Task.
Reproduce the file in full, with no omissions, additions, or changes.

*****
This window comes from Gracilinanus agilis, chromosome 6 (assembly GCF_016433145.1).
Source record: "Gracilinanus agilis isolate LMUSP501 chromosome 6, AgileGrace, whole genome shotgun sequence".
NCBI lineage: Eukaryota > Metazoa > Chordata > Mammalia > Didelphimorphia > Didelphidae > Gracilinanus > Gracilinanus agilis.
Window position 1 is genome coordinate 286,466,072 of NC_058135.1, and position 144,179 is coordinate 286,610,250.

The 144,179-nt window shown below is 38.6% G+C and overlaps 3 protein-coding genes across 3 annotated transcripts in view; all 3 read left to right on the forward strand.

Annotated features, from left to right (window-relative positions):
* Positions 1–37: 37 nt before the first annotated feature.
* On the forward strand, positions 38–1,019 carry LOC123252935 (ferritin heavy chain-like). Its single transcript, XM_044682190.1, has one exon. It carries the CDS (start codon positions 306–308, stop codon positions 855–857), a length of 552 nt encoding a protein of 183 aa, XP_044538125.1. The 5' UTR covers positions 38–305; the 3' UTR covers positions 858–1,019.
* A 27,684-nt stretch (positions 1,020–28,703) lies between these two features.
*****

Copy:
This window comes from Gracilinanus agilis, chromosome 6 (assembly GCF_016433145.1).
Source record: "Gracilinanus agilis isolate LMUSP501 chromosome 6, AgileGrace, whole genome shotgun sequence".
NCBI lineage: Eukaryota > Metazoa > Chordata > Mammalia > Didelphimorphia > Didelphidae > Gracilinanus > Gracilinanus agilis.
Window position 1 is genome coordinate 286,466,072 of NC_058135.1, and position 144,179 is coordinate 286,610,250.

The 144,179-nt window shown below is 38.6% G+C and overlaps 3 protein-coding genes across 3 annotated transcripts in view; all 3 read left to right on the forward strand.

Annotated features, from left to right (window-relative positions):
* Positions 1–37: 37 nt before the first annotated feature.
* On the forward strand, positions 38–1,019 carry LOC123252935 (ferritin heavy chain-like). Its single transcript, XM_044682190.1, has one exon. It carries the CDS (start codon positions 306–308, stop codon positions 855–857), a length of 552 nt encoding a protein of 183 aa, XP_044538125.1. The 5' UTR covers positions 38–305; the 3' UTR covers positions 858–1,019.
* A 27,684-nt stretch (positions 1,020–28,703) lies between these two features.